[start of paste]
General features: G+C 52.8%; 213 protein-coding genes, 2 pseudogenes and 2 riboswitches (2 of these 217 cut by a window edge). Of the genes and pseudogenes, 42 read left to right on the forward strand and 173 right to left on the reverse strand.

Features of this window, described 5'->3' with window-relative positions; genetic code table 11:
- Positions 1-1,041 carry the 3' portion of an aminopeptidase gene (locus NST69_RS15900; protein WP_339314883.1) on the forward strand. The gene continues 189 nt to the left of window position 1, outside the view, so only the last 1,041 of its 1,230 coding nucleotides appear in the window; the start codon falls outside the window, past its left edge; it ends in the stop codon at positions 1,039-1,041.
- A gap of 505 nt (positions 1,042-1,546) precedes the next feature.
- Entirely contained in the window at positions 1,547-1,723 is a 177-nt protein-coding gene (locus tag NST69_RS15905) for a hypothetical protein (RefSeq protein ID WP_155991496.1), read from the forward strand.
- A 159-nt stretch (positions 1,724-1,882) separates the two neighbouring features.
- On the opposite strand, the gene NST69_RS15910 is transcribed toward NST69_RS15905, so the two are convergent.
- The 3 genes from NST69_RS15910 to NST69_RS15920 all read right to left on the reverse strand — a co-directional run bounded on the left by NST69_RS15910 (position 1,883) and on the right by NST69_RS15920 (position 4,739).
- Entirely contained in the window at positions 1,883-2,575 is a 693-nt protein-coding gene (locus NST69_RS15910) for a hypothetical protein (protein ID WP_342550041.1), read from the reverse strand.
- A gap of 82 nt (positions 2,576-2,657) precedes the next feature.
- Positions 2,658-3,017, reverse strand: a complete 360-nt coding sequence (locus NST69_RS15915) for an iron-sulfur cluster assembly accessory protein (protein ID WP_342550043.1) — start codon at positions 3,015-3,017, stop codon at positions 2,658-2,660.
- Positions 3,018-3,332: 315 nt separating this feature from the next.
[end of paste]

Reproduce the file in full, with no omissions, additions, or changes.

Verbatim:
General features: G+C 52.8%; 213 protein-coding genes, 2 pseudogenes and 2 riboswitches (2 of these 217 cut by a window edge). Of the genes and pseudogenes, 42 read left to right on the forward strand and 173 right to left on the reverse strand.

Features of this window, described 5'->3' with window-relative positions; genetic code table 11:
- Positions 1-1,041 carry the 3' portion of an aminopeptidase gene (locus NST69_RS15900; protein WP_339314883.1) on the forward strand. The gene continues 189 nt to the left of window position 1, outside the view, so only the last 1,041 of its 1,230 coding nucleotides appear in the window; the start codon falls outside the window, past its left edge; it ends in the stop codon at positions 1,039-1,041.
- A gap of 505 nt (positions 1,042-1,546) precedes the next feature.
- Entirely contained in the window at positions 1,547-1,723 is a 177-nt protein-coding gene (locus tag NST69_RS15905) for a hypothetical protein (RefSeq protein ID WP_155991496.1), read from the forward strand.
- A 159-nt stretch (positions 1,724-1,882) separates the two neighbouring features.
- On the opposite strand, the gene NST69_RS15910 is transcribed toward NST69_RS15905, so the two are convergent.
- The 3 genes from NST69_RS15910 to NST69_RS15920 all read right to left on the reverse strand — a co-directional run bounded on the left by NST69_RS15910 (position 1,883) and on the right by NST69_RS15920 (position 4,739).
- Entirely contained in the window at positions 1,883-2,575 is a 693-nt protein-coding gene (locus NST69_RS15910) for a hypothetical protein (protein ID WP_342550041.1), read from the reverse strand.
- A gap of 82 nt (positions 2,576-2,657) precedes the next feature.
- Positions 2,658-3,017, reverse strand: a complete 360-nt coding sequence (locus NST69_RS15915) for an iron-sulfur cluster assembly accessory protein (protein ID WP_342550043.1) — start codon at positions 3,015-3,017, stop codon at positions 2,658-2,660.
- Positions 3,018-3,332: 315 nt separating this feature from the next.